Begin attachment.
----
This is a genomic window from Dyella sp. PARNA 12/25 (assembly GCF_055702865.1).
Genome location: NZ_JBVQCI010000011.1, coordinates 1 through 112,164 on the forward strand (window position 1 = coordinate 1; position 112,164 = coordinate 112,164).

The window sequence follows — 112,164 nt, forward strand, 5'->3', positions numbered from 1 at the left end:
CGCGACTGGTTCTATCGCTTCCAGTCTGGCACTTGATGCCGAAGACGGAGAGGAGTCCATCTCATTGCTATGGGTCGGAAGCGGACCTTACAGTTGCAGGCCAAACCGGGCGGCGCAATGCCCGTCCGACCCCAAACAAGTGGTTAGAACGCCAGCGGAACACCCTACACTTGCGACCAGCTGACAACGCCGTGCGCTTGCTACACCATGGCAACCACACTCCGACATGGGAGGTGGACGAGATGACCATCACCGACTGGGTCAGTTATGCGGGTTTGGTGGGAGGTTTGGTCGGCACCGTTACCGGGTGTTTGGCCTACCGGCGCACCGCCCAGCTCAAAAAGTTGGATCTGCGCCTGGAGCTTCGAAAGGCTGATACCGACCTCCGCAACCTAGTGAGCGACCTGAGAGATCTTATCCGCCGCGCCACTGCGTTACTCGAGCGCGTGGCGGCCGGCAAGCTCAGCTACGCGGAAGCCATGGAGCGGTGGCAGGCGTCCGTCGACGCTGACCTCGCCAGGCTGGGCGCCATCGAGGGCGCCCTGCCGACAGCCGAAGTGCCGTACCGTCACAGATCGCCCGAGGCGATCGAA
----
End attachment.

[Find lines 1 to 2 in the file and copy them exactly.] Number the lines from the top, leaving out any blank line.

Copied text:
This is a genomic window from Dyella sp. PARNA 12/25 (assembly GCF_055702865.1).
Genome location: NZ_JBVQCI010000011.1, coordinates 1 through 112,164 on the forward strand (window position 1 = coordinate 1; position 112,164 = coordinate 112,164).